As a lot of you may know, Vista isn't the first mainstream operating system to provide these types of effects; Apple's Mac OS X has offered similar functionality since 2001 and, over the years, Apple has been able to refine its OS' visual appearance thanks to experience and feedback. With Windows Vista, we're getting Microsoft's first attempt at this type of interface and sometimes first attempts don't work out the way they should. The level of adolescence shows in windows that are a bit too translucent, with muddy fade-through of windows lower in the z-order. However, Vista provides a few advantages that Mac OS X, even in its most current form, does not. For example, thanks to a handy Control Panel applet, users can apply different color schemes to the glass-like user interface and even turn up or down the translucency effects, or just turn them off all together. As is often the case, Apple supplies a nice default look and feel, but very few customization features. Meanwhile, the default look and feel in Windows is nice, but it can also be changed in accordance to each user. This approach really allows the user to feel like they are in the driver's seat no matter what OS they are using. The OS X application windows also do not follow a single user interface guideline. Some use the standard Aqua interface, while others use a variety of metal-like interfaces. Still others use an older, striped version of Aqua. In Windows Vista, windows tend to be far more consistent across multiple applications and utilities. Unfortunately, there are downfalls. Custom-built applications like Windows Live Messenger are visually out of sync with other windows in Windows Vista, and even some bundled Vista applications are woefully out of touch with common sense interface guidelines. Faults aside, Vista invites us all, with its translucency, to experience a warm welcome each and every time we turn our computers on.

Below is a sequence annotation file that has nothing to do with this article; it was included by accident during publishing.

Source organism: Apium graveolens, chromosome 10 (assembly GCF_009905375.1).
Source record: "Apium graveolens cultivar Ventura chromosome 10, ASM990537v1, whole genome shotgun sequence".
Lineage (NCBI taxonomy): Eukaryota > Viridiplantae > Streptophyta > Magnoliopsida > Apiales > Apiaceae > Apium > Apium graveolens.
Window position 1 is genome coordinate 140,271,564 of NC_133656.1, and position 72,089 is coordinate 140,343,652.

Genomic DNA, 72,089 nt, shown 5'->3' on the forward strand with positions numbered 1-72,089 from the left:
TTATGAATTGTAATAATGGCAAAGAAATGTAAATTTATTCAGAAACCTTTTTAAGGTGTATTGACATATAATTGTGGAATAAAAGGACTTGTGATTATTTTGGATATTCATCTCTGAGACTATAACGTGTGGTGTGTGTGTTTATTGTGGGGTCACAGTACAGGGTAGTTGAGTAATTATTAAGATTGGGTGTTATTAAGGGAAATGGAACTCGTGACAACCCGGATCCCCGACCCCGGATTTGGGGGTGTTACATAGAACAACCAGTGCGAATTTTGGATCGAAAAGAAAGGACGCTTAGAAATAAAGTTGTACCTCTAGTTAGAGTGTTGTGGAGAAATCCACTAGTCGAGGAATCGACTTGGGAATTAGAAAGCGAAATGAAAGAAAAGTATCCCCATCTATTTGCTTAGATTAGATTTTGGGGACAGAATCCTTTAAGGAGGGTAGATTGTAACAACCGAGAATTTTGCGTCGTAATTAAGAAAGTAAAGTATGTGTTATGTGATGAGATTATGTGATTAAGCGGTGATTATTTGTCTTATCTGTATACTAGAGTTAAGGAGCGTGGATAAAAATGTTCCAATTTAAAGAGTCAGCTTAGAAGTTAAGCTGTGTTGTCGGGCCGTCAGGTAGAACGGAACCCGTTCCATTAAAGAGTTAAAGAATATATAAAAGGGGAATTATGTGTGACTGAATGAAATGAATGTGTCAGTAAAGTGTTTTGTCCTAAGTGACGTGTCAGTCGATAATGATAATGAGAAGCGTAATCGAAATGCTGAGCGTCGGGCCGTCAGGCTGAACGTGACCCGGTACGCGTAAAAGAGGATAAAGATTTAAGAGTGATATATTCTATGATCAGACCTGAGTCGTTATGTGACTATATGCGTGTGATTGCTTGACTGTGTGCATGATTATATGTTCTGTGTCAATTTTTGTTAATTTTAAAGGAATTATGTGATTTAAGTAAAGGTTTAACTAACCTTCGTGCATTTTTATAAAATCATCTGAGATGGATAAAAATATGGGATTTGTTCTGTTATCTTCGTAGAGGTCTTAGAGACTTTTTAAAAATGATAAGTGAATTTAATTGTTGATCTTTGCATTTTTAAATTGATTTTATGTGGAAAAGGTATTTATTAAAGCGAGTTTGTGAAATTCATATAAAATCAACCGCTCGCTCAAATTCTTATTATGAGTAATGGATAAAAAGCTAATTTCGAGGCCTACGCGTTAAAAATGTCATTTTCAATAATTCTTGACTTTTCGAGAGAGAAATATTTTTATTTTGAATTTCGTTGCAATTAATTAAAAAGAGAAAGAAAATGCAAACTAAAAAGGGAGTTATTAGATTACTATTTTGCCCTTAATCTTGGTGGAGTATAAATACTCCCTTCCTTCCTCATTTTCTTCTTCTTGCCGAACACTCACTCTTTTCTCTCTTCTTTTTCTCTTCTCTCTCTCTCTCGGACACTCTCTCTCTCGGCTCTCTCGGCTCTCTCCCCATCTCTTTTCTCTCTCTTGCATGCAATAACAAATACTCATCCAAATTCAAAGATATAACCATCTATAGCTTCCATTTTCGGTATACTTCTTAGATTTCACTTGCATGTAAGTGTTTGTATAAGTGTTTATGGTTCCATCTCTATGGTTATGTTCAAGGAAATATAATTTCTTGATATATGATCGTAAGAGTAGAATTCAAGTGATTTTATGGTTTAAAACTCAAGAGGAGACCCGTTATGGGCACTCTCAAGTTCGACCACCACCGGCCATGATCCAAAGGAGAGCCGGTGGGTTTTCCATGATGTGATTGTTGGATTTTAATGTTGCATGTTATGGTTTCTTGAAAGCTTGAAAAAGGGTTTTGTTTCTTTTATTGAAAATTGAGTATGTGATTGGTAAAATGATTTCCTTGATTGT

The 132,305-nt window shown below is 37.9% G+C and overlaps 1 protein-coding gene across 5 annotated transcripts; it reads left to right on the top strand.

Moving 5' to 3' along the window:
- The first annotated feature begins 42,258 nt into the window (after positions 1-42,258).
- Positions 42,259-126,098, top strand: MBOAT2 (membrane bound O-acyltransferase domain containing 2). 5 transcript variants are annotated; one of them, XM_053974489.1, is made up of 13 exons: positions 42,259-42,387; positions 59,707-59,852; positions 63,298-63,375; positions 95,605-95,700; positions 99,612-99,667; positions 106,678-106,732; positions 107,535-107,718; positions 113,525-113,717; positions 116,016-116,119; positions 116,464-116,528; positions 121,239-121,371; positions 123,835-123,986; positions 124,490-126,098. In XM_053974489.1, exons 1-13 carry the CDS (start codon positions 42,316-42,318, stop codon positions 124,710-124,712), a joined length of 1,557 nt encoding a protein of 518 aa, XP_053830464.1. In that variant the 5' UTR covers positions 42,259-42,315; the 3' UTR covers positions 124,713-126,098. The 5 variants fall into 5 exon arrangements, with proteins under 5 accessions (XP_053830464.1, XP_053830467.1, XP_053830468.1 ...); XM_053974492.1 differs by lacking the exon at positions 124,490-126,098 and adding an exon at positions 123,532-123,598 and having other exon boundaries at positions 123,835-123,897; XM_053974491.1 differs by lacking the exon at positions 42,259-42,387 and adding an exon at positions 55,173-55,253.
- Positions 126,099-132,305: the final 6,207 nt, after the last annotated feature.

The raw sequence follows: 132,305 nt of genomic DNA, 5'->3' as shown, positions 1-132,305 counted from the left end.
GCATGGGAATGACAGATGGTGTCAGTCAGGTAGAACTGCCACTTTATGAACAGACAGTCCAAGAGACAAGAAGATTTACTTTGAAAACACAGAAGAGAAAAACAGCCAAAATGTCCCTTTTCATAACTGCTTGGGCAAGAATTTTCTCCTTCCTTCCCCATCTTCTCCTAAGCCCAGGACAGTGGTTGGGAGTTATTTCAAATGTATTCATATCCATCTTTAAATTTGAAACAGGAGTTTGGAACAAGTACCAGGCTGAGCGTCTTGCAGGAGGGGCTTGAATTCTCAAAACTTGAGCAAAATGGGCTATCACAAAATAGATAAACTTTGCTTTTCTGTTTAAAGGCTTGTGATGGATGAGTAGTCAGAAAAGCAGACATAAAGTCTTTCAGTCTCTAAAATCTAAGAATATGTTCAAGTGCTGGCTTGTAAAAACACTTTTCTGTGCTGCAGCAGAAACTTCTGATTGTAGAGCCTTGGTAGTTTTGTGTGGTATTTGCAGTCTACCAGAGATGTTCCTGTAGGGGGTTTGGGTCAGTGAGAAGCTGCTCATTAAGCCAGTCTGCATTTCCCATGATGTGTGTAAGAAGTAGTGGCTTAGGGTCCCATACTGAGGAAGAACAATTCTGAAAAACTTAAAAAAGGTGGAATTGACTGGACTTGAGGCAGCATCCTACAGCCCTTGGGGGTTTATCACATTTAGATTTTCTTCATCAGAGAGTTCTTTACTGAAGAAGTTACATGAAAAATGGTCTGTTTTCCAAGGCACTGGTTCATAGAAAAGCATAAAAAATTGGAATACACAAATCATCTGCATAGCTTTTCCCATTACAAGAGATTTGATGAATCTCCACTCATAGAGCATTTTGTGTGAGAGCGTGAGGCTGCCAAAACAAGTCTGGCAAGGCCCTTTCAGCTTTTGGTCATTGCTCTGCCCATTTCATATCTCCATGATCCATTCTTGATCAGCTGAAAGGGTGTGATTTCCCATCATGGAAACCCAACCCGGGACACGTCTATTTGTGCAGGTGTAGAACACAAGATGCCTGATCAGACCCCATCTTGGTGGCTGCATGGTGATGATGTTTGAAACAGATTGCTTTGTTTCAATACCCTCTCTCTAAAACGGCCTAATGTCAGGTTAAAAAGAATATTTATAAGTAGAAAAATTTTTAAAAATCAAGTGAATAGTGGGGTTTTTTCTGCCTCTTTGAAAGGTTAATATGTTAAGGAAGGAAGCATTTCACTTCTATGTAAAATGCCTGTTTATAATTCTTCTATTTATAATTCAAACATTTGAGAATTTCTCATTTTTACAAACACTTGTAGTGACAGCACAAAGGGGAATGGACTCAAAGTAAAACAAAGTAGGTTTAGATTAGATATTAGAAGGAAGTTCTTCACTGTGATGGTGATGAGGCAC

Aside from the visual upgrades to the windows operating system, you will also notice the improved security options that you can select. This new security system will be great for some and hurt others. For example, if you are a gamer, like I know most reading this article are, and you've bought a new game to play on your new Vista computer, the new Internet Explorer 7 is so secure that when you're placing your order for online gameplay, your bank might not interact with IE 7, thus causing a delay in your gaming adventures. Another downside to gaming on the Vista OS is that certain classic games might not work correctly or at all with the visual enhancements that Vista offers.
Once again, the question is not should you buy Vista, because the answer to that is a resounding yes, even with its questionable faults. The real question is when should you buy Vista? The answer is totally up to you in the end. You will have to weigh your options carefully. Should you get a better computer, make the one you have better, or wait until you have no other option and make the move? Nevertheless, you have to remember the central direction this change is moving the PC world in, Vista is about bringing the user and computer closer together. For the every so often user, this new immersion may turn them off to computers completely. Even die-hard tech gurus may be turned away from PCs altogether, but in the end Vista is the way of the future. With a goal set nearly 20 years ago, it finally looks like Microsoft is reaching their dream. There's a Vista in store for all of us, sit back and enjoy the view.
CCC Freelance Writer